27-28 January 06 - Springfield, VA - Conference on "INTELLIGENCE AND ETHICS" at The Joint Services Conference on Professional Ethics (JSCOPE). Runs from 3:00 p.m. - 8:30 p.m. on Friday, and 8:30 a.m. - 4:00 p.m. on Saturday. Intelligence practitioners and civilian scholars discuss and present Academic Papers, conduct Working Groups, present Case Histories and Testimonies, and hold Dinner and Luncheon Discussions on the emerging field of "Intelligence Ethics" which to many academicians does not have civilian/academic input and expertise. It is the goal of this conference to establish the first international meeting of civilian and military intelligence professionals, educators and those with academic perspectives in national security, philosophy, law, history, psychology, theology and human rights. The Intelligence Ethics Section seeks voices from all ranks and areas of intelligence and are soliciting contributions and participation from all interested parties and perspectives. More information at http://eli.sdsu.edu/ethint
17-20 February -06 - Arlington, VA - The Intelligence Summit 2006 -to be held at the Hyatt Regency Crystal City, VA. This new event will bring together the international intelligence agencies from the free nations of the world in a non-partisan, non-profit educational conference on neutral ground. "Intelligence today embraces more than the civilian and military agencies of the federal intelligence community. In this age of terrorism, it is critically important for state and local law enforcement to know how and where to obtain intelligence, and to whom it should be forwarded. Corporate and private-sector intelligence managers face new and diverse challenges, from defending against economic espionage to creating new technology to meet intelligence's future needs. Many members of the press (and even a few members of Congress) lack the depth of knowledge in intelligence which is necessary to deal with, and resolve, its complex issues. The same is true for non-governmental organizations, the academic community, media, and ethnic and religious organizations. All of these diverse components of the intelligence domain will come together at the Intelligence Summit." The sponsors of the event have offered AFIO members a 10% discount off the website price if the voucher code "AS10" is entered in the special discount field on the online reservation form. For more information to attend or to be an exhibitor, visit: http://www.intelligencesummit.org/about.php or write to them at The Intelligence Summit, 535 Central Ave Ste 316, St Petersburg, FL 33701. Also visit their news pages for some good links to current breaking intelligence news: http://www.intelligencesummit.org/news/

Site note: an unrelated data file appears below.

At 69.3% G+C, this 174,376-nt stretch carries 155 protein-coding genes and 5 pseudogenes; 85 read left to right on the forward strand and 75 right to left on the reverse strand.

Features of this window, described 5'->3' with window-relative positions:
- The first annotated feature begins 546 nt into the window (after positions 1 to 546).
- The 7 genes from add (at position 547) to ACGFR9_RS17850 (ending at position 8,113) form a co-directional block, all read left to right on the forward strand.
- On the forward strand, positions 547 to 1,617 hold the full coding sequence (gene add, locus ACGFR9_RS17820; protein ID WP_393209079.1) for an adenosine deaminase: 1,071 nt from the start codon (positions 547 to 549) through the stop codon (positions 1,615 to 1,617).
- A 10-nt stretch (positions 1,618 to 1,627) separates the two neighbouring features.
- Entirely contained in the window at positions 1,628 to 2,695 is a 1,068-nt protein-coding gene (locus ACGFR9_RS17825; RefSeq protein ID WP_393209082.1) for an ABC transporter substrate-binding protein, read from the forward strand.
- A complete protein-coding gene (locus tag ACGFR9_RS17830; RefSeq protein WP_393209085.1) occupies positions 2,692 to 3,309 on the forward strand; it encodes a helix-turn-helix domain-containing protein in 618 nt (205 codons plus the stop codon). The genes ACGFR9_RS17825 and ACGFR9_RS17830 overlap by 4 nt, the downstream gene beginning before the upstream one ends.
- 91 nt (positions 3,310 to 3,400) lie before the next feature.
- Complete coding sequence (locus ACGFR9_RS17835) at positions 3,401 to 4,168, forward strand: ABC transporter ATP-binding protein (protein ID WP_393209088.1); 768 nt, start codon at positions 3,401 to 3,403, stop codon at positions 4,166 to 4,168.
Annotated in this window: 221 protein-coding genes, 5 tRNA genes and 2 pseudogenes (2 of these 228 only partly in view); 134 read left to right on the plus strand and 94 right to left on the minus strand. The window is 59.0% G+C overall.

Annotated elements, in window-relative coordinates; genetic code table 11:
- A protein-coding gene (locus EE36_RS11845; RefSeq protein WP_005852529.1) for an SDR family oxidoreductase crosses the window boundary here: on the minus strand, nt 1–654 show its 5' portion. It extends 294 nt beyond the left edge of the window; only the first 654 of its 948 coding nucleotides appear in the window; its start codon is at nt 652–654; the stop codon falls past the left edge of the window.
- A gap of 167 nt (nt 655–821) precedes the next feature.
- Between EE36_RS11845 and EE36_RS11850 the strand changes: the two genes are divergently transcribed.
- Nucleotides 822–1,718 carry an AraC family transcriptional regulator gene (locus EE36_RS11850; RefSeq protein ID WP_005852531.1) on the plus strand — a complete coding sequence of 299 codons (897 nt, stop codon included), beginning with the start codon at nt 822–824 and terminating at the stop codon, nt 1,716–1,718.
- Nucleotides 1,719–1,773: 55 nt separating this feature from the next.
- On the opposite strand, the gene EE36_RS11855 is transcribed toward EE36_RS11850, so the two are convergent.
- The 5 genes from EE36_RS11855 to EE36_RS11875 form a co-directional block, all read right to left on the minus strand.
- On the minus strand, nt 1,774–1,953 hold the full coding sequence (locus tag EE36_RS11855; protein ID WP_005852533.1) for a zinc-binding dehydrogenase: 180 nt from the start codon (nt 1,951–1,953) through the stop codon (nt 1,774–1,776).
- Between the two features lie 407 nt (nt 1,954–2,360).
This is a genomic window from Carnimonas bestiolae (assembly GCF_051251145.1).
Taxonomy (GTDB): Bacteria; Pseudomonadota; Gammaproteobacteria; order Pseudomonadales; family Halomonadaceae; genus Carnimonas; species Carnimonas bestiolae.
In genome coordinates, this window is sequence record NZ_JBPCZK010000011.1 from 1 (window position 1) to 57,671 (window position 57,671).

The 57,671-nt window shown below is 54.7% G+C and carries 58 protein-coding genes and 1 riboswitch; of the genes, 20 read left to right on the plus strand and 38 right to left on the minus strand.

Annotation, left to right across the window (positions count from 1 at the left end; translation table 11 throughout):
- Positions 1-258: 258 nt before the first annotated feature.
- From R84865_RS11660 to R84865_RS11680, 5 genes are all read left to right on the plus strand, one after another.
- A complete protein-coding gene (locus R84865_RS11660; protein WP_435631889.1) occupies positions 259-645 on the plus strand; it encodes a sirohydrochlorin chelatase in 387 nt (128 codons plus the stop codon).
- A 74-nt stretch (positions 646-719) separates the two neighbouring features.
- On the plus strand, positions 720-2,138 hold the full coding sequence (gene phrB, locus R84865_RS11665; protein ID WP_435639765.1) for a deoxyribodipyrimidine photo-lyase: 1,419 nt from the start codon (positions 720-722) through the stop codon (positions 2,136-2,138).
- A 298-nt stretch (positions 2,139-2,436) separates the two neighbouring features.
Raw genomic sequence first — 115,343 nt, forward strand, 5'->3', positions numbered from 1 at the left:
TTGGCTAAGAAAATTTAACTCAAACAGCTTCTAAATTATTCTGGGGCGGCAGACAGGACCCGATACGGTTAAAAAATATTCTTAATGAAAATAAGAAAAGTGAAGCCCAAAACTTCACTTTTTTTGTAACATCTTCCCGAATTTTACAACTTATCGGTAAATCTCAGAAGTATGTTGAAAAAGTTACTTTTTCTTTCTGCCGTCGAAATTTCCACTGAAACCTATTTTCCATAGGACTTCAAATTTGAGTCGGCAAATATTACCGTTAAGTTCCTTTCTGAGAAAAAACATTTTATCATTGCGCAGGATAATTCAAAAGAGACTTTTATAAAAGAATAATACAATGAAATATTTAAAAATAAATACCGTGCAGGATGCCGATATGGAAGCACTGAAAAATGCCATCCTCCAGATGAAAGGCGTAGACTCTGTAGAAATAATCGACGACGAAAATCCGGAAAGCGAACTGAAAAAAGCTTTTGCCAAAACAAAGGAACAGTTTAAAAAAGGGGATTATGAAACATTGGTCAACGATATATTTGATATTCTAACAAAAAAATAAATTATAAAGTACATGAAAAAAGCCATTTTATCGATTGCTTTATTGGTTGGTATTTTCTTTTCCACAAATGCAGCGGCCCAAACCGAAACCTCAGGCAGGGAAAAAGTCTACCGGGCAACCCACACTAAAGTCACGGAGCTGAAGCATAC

4 March 06 - Orange Park, FL - AFIO North Florida Chapter Meeting. Contact Quiel Begonia at firstname.lastname@example.org for details. Meeting held at Orange Park Country Club, 2625 Country Club Blvd, Orange Park, FL.
7-9 May 06 - Bethesda, MD - 2nd ANNUAL INTELCON [NATIONAL INTELLIGENCE CONFERENCE AND EXPOSITION] - To Emphasize Practical Applications and Techniques
3 June 06 - Orange Park, FL - AFIO North Florida Chapter Meeting. ContactQuiel Begonia at email@example.com for details. Meeting held at Orange Park Country Club, 2625 Country Club Blvd, Orange Park, FL.
9 September 06 - Orange Park, FL - AFIO North Florida Chapter Meeting. ContactQuiel Begonia at firstname.lastname@example.org for details. Meeting held at Orange Park Country Club, 2625 Country Club Blvd, Orange Park, FL.
6 December 06 - Orange Park, FL - AFIO North Florida Chapter Meeting. ContactQuiel Begonia at email@example.com for details. Meeting held at Orange Park Country Club, 2625 Country Club Blvd, Orange Park, FL.
3 March 07 - Orange Park, FL - AFIO North Florida Chapter Meeting. ContactQuiel Begonia at firstname.lastname@example.org for details. Meeting held at Orange Park Country Club, 2625 Country Club Blvd, Orange Park, FL.
2 June 07 - Orange Park, FL - AFIO North Florida Chapter Meeting. ContactQuiel Begonia at email@example.com for details. Meeting held at Orange Park Country Club, 2625 Country Club Blvd, Orange Park, FL.
8 September 07 - Orange Park, FL - AFIO North Florida Chapter Meeting. ContactQuiel Begonia at firstname.lastname@example.org for details. Meeting held at Orange Park Country Club, 2625 Country Club Blvd, Orange Park, FL.
1 December 07 - Orange Park, FL - AFIO North Florida Chapter Meeting. ContactQuiel Begonia at email@example.com for details. Meeting held at Orange Park Country Club, 2625 Country Club Blvd, Orange Park, FL.